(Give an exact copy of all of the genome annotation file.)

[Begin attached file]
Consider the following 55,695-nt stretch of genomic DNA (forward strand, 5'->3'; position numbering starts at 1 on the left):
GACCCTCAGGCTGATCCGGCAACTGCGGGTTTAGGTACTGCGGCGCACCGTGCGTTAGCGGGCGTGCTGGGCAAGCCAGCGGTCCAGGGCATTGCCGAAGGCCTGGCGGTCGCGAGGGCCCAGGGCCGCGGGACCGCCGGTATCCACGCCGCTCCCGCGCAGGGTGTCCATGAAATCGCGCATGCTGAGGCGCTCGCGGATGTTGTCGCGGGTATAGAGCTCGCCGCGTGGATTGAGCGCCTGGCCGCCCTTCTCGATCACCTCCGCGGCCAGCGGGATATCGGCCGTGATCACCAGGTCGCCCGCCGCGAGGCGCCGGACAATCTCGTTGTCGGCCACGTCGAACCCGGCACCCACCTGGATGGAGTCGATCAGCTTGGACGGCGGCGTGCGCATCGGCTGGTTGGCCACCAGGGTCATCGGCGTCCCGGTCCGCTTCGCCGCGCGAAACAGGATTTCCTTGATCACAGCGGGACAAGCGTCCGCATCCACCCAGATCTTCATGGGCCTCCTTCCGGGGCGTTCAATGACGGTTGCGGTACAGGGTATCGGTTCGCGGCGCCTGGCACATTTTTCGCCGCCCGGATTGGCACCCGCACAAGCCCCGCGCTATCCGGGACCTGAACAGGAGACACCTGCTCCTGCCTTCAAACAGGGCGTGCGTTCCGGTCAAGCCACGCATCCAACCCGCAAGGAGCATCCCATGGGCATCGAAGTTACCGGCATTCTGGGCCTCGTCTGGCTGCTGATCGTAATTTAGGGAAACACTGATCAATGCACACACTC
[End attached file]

Consider the following 55,695-nt stretch of genomic DNA (forward strand, 5'->3'; position numbering starts at 1 on the left):
GACCCTCAGGCTGATCCGGCAACTGCGGGTTTAGGTACTGCGGCGCACCGTGCGTTAGCGGGCGTGCTGGGCAAGCCAGCGGTCCAGGGCATTGCCGAAGGCCTGGCGGTCGCGAGGGCCCAGGGCCGCGGGACCGCCGGTATCCACGCCGCTCCCGCGCAGGGTGTCCATGAAATCGCGCATGCTGAGGCGCTCGCGGATGTTGTCGCGGGTATAGAGCTCGCCGCGTGGATTGAGCGCCTGGCCGCCCTTCTCGATCACCTCCGCGGCCAGCGGGATATCGGCCGTGATCACCAGGTCGCCCGCCGCGAGGCGCCGGACAATCTCGTTGTCGGCCACGTCGAACCCGGCACCCACCTGGATGGAGTCGATCAGCTTGGACGGCGGCGTGCGCATCGGCTGGTTGGCCACCAGGGTCATCGGCGTCCCGGTCCGCTTCGCCGCGCGAAACAGGATTTCCTTGATCACAGCGGGACAAGCGTCCGCATCCACCCAGATCTTCATGGGCCTCCTTCCGGGGCGTTCAATGACGGTTGCGGTACAGGGTATCGGTTCGCGGCGCCTGGCACATTTTTCGCCGCCCGGATTGGCACCCGCACAAGCCCCGCGCTATCCGGGACCTGAACAGGAGACACCTGCTCCTGCCTTCAAACAGGGCGTGCGTTCCGGTCAAGCCACGCATCCAACCCGCAAGGAGCATCCCATGGGCATCGAAGTTACCGGCATTCTGGGCCTCGTCTGGCTGCTGATCGTAATTTAGGGAAACACTGATCAATGCACACACTC